Reasons not to go to work: My cat unplugged my alarm clock. My garage door is broken. I couldn't find my shoes.
It may seem like a stretch, but managers say these and other outlandish excuses are among the reasons their employees have given when calling to get out of work.
Whether it's the dog days of summer or a sense of entitlement, some workers are coming up with a flurry of excuses to take a day off. The line between work and home time has blurred. Many employees are putting in extra work hours at home, and some are recouping that time with bogus sick days. Experts say many workers view sick days as extra vacation days, or they may need personal time but fear their boss won't react well to the truth.
"Sometimes people feel their employers might not be understanding if an emergency comes up or if they need a day," said Renee Whalen, vice president for the Washington-Maryland region for Accountemps, a California-based financial staffing company.
Thirty-five percent of workers say they called in sick when they weren't at least once over a 12-month period, according to an August survey of 1,600 workers by CareerBuilder.com, an online job search engine associated with several newspaper Web sites.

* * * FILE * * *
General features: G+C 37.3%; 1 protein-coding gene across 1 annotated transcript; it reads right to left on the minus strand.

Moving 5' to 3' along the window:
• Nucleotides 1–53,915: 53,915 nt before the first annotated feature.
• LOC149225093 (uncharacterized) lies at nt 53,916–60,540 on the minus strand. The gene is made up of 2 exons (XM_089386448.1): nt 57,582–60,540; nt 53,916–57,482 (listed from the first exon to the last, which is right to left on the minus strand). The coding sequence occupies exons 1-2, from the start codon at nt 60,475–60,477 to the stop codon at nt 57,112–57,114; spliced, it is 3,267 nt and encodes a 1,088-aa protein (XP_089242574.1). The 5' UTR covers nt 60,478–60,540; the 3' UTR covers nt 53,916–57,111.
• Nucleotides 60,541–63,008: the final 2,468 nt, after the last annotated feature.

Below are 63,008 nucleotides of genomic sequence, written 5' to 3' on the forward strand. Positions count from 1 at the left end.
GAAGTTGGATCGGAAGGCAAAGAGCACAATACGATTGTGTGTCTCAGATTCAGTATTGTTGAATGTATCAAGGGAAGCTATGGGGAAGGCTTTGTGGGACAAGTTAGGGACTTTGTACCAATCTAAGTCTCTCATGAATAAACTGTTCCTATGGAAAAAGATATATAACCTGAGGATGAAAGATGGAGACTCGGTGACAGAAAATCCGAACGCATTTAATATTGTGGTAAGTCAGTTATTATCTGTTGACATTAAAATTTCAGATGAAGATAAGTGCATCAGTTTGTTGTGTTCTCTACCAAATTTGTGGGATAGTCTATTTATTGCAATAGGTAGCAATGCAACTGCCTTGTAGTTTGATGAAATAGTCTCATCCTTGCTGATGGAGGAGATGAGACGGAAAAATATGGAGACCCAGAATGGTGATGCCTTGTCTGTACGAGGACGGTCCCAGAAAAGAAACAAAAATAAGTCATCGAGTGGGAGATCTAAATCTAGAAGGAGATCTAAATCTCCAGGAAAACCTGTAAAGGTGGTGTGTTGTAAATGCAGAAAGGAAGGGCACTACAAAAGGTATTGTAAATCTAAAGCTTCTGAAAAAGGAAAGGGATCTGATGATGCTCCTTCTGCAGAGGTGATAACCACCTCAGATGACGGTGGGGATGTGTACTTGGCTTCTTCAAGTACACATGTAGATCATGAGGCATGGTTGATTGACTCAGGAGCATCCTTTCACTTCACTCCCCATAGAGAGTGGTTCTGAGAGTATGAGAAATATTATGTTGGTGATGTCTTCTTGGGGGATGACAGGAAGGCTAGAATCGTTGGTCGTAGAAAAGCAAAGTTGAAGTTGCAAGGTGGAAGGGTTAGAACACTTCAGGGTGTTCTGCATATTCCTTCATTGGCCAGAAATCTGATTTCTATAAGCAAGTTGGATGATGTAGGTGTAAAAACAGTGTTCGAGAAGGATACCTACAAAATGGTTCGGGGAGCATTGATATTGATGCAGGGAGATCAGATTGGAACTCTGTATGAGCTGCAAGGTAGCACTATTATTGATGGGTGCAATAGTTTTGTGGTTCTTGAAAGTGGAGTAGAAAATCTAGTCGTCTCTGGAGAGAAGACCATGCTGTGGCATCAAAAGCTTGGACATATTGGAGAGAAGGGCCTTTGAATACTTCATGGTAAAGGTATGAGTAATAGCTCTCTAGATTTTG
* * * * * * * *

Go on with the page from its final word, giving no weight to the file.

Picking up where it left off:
One in 10 workers said they called in sick when they weren't three or more times, the survey said. The need to run errands and make appointments, relaxing and catching up on sleep were the top reasons they did so.
An August CareerBuilder.com survey asked managers for some of the most unusual excuses employees gave for missing work. Here's what they said:
"I was sprayed by a skunk."
"I tripped over my dog and was knocked unconscious."
"My bus broke down and was held up by robbers."
"I was arrested as a result of mistaken identity."
"I couldn't find my shoes."
"I totaled my wife's Jeep in a collision with a cow."
"My cat unplugged my alarm clock."
"I had to be there for my husband's grand jury trial."
"I had to ship my grandmother's bones to India." (Note: She had passed away 20 years earlier.)